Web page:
We really need to step back and consider what’s happened. A former pastor who gained notoriety by teaching the Bible has developed an entire marriage philosophy from an obscure word used by a Jewish rabbi. The results are not new insights but an old problem ascribed to the people of Athens: “Now all the Athenians and the foreigners who lived there would spend their time in nothing except telling or hearing something new” (Acts 17:21).
Each time pastors sip the postmodern mojito of novelty, they discover something new and amazing. But this is the burden of novelty, isn’t it? Untethered from history or orthodoxy, the postmodern pastor has to (1) ignore or deconstruct traditional beliefs, (2) humbly introduce a narrative from his surprising and fresh personal journey, and then (3) become the shepherd-guru for the lost souls he created through step one. Rob Bell seems to plod the path with unwitting precision.
In Love Wins Bell introduced us to his “new” way of understanding heaven and hell. At least he used the Bible. In The Zimzum of Love, the Bells reference the Bible a total of three times, one of them being a reference to John 3:16 signs at football games (25). But then, why ground ideas in the Bible when zimzum offers so much uncharted territory for authorial exploration? And this is where Rob and Kristen blast off from planet Christianity for galaxies unknown.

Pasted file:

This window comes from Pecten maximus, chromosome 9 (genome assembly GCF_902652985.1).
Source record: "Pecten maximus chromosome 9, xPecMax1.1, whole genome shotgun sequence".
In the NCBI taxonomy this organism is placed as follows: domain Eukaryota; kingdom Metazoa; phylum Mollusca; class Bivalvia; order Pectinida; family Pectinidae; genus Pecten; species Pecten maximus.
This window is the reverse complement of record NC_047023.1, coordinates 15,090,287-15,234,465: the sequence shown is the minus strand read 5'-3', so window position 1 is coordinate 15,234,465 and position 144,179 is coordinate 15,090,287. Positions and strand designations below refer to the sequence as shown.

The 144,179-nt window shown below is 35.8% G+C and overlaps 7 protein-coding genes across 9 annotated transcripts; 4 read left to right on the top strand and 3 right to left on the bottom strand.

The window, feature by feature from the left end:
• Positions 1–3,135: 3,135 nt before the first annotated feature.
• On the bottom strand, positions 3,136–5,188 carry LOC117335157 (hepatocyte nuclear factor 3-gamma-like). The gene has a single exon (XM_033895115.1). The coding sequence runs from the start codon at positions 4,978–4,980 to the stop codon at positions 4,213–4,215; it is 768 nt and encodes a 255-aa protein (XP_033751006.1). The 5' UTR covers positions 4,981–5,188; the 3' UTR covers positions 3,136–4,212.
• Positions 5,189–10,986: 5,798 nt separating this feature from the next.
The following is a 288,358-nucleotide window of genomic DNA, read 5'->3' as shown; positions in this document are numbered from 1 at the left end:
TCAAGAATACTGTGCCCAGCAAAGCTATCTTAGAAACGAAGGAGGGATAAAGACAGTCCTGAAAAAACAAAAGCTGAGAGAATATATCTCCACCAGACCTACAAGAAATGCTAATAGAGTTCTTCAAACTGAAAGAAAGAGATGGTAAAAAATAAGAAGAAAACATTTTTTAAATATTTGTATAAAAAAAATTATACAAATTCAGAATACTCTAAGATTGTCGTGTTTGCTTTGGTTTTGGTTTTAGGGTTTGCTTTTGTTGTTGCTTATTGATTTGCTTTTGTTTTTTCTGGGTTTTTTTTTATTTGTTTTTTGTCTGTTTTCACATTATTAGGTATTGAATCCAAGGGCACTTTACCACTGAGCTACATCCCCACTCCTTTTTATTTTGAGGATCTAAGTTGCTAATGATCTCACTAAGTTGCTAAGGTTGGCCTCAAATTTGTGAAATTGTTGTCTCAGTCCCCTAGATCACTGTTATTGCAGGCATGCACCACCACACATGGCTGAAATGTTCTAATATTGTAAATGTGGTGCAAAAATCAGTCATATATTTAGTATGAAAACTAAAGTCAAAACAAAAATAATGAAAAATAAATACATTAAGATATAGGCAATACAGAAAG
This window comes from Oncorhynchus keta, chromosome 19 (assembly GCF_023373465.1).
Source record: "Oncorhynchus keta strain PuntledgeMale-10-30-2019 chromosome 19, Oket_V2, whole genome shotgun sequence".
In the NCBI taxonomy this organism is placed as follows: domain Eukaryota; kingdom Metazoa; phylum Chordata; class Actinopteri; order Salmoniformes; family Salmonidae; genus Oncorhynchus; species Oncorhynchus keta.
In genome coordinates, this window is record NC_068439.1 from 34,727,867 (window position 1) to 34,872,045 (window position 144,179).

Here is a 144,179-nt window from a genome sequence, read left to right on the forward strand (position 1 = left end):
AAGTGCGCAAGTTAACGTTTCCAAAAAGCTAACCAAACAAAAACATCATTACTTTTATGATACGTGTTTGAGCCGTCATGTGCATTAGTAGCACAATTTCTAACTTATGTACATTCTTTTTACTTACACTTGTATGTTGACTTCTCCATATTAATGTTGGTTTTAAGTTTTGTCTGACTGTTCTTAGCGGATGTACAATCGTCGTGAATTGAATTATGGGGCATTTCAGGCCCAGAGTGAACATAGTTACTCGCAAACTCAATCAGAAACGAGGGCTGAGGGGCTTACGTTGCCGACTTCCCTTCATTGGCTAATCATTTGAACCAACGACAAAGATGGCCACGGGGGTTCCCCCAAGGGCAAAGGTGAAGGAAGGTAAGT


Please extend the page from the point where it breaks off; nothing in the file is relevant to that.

The result? A “spiritual” book that commends the ethics of Christianity but appears ashamed of their source (Luke 9:26). Biblical ideas without scriptural grounding—water with no spring, heat with no sun, liberty with no law (James 1:25). Never mind “rightly handling the word of truth” (2 Tim. 2:15); Bell makes little effort to handle it at all.
I’m not exaggerating. If Christianity were outlawed and a mob amassed to burn Christian books, The Zimzum of Love would not be at risk.
No Good News
So what should we make of this book generally and the trajectory of Rob Bell’s ministry specifically? Are we just shortsighted, unable to see how this book is really a super-missional missive written from the frontlines to dislodge comfy Christians entrenched in the church? I don’t think so. There’s no bad news in zimzum, so no gospel is needed. This notable absence illustrates the plight of the postmodern, post-Christian pastor. When the Bible is pitched overboard, the gospel is capsized too. In this book the Bells have set the Bible bar so low that almost any religion could clear it and any spiritual leader applaud it. I’m certain many will.
But reading this work brings to mind another kind of pastor. Let us give genuine thanks to God for the guys who eschew novelty and embrace authority. Who have the guts to stare at the complications of marriage without breaking sight of Scripture. Men who go to the source—Genesis, the Psalms, the Gospels, Ephesians 5, 1 Peter 3—to not only diagnose the problems but also to propose gospel solutions.
I pray Rob Bell joins that tribe. Absent that, his next book will be total zimzum—a space where his words exist without God.